But then, over time, I add to the blank spaces in each one, and they become more detailed. Some days I like to create new doodles, and other days I’ll spend a half-hour or so filling in a doodle that’s already drawn. This next doodle is a half-completed one, where I’ve only filled in the background so far:

This one, which is completely filled in until there is almost no space at all, is finished.

I think that my doodling looks a lot like my quilting. Notice the feathers? I like feathers, almost as much as I like spirals.

As for my quilting, well, I am doing some of that. In fact, you can see a tiny little piece of what I’m working on in the background of the two photos above. Unfortunately, I can’t show you more. It’s got to stay a secret for the time being.  So . . . . Ssshhhhhh . . .

I hope you enjoyed this little peek into my doodling journal. I’ll post again soon with some more snippets of creativity when I am able!


Sunday, September 12th, 2010

I ought to be thinking about schoolwork, since the new semester officially begins tomorrow.  I shouldn’t be thinking about fabric. But an idea popped, unbidden, into my head, despite all of my best intentions. Before I even realized what I was doing, I had begun pulling fabric for  a new piece. Perhaps if I only work in my studio for a few hours each day, it won’t interfere with my studies? I certainly hope so!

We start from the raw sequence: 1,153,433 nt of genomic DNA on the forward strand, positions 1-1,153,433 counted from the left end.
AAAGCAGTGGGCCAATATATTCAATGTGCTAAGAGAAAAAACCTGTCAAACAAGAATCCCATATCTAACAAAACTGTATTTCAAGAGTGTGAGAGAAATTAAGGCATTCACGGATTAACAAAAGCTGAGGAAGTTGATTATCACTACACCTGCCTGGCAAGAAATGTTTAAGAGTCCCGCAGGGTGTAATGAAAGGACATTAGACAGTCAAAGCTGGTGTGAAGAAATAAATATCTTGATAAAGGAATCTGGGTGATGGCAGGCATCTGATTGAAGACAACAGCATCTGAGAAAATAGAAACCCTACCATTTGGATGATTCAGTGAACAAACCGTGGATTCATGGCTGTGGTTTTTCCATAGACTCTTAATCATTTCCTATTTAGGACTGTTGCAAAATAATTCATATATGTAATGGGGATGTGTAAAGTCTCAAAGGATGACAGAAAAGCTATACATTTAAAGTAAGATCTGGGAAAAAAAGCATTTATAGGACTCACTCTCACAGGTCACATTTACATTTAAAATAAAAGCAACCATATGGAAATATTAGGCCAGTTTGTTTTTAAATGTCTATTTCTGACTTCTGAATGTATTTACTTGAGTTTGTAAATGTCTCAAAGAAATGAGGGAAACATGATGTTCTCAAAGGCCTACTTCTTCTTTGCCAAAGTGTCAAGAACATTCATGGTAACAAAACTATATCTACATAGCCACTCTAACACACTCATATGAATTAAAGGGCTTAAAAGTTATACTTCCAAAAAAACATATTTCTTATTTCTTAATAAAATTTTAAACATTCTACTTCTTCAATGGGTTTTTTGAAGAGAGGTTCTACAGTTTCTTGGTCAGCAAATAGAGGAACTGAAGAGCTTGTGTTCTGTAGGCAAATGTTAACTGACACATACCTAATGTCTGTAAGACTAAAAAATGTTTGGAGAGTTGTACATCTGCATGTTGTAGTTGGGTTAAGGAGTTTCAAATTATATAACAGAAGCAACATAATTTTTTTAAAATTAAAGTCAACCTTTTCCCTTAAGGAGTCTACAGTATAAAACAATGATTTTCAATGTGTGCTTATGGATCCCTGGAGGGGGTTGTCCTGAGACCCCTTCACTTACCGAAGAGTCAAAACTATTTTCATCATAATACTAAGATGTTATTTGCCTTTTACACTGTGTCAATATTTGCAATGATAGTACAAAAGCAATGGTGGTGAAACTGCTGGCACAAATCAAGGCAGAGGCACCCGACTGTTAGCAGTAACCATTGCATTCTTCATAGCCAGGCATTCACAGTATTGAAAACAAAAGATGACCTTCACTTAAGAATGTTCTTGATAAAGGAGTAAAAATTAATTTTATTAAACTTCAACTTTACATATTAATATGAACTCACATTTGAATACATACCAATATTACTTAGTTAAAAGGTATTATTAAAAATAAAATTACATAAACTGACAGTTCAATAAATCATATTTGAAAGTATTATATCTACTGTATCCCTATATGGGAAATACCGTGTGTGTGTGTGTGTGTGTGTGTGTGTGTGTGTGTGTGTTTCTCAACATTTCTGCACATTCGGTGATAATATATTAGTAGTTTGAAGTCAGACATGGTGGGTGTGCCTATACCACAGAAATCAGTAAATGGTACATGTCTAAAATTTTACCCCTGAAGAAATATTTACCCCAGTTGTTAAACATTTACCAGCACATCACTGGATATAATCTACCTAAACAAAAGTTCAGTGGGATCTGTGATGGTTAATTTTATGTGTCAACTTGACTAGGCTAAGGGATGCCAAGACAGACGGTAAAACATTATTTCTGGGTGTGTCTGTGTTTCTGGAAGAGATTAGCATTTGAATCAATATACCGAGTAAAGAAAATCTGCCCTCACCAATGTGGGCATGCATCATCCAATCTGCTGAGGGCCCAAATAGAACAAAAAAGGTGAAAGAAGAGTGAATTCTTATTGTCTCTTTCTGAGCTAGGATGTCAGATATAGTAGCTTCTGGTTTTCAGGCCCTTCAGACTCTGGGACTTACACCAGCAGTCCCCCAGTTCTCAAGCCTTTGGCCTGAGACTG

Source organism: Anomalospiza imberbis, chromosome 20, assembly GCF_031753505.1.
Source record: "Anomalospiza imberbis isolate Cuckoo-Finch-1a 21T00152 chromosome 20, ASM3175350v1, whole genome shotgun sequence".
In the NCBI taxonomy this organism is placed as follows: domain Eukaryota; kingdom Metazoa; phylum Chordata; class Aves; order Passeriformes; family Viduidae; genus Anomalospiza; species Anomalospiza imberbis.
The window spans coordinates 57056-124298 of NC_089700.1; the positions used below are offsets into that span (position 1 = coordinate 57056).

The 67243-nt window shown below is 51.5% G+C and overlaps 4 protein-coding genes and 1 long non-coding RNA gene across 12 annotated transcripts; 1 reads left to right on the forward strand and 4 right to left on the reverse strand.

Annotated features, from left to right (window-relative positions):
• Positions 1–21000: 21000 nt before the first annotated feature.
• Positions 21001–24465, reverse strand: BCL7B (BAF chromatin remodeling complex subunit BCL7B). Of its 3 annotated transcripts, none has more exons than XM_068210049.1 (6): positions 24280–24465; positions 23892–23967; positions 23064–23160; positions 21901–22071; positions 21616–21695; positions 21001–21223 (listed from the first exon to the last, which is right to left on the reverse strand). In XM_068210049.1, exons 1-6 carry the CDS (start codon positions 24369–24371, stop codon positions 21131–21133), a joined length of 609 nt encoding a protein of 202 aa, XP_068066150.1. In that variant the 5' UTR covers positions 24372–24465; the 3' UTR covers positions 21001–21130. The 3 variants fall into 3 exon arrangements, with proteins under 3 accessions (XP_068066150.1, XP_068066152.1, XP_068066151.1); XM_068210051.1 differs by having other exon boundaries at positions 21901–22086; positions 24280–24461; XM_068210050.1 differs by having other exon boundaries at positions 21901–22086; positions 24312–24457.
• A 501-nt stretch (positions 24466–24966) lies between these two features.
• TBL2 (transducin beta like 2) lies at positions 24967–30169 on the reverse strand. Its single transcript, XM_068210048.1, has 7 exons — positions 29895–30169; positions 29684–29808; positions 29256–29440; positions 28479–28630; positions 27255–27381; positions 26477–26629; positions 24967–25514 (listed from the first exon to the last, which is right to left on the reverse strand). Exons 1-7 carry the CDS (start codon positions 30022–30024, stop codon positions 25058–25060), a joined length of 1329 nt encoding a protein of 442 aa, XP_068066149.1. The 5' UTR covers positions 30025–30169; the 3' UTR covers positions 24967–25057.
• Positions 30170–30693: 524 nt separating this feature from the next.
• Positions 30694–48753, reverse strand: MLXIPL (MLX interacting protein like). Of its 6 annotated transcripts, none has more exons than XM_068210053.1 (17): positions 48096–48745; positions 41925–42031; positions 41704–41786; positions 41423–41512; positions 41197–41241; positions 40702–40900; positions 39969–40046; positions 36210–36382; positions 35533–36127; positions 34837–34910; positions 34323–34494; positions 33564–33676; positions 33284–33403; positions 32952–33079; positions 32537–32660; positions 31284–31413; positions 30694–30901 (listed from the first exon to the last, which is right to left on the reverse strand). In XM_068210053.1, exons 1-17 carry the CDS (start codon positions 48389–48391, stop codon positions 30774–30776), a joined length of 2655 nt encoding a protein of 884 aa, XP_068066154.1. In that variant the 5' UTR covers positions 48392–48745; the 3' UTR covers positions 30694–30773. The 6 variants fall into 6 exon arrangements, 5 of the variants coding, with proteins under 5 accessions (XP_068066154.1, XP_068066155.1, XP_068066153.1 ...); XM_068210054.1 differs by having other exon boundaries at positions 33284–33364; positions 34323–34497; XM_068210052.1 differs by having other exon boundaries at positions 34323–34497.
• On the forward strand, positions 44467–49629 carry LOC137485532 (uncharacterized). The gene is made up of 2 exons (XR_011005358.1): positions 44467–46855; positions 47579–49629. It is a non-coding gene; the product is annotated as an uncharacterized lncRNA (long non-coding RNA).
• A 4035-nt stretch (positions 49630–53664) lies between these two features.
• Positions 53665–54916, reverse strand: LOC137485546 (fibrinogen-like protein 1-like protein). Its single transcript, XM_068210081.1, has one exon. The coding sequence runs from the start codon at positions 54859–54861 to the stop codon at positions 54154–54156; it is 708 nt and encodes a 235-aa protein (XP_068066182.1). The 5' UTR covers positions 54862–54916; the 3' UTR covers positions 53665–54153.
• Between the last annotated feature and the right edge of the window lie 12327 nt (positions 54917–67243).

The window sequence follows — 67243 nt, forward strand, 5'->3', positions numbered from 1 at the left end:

I love these soft, muted colors. They make me think of the earth and the sky. Combining hand-dyed fabrics with batiks and commercial prints in one piece can be a challenge, but I think it’s fun to see all those textures playing together nicely. Maybe I’ll add a few more blues, if I can find just the right ones in my stash. Or maybe I’ll have to paint some new ones . . .

In my mind’s eye I can already envision the soft flowing lines these pretty fabrics want to become. I can’t wait to start cutting into them!

My pattern is on QNN TV!

Friday, March 19th, 2010

A pattern that I designed for the book Skinny Quilts And Table Runners II (edited by Eleanor Levie) has been featured on QUILT OUT LOUD. The pattern is the “FLOWING LINES” table runner.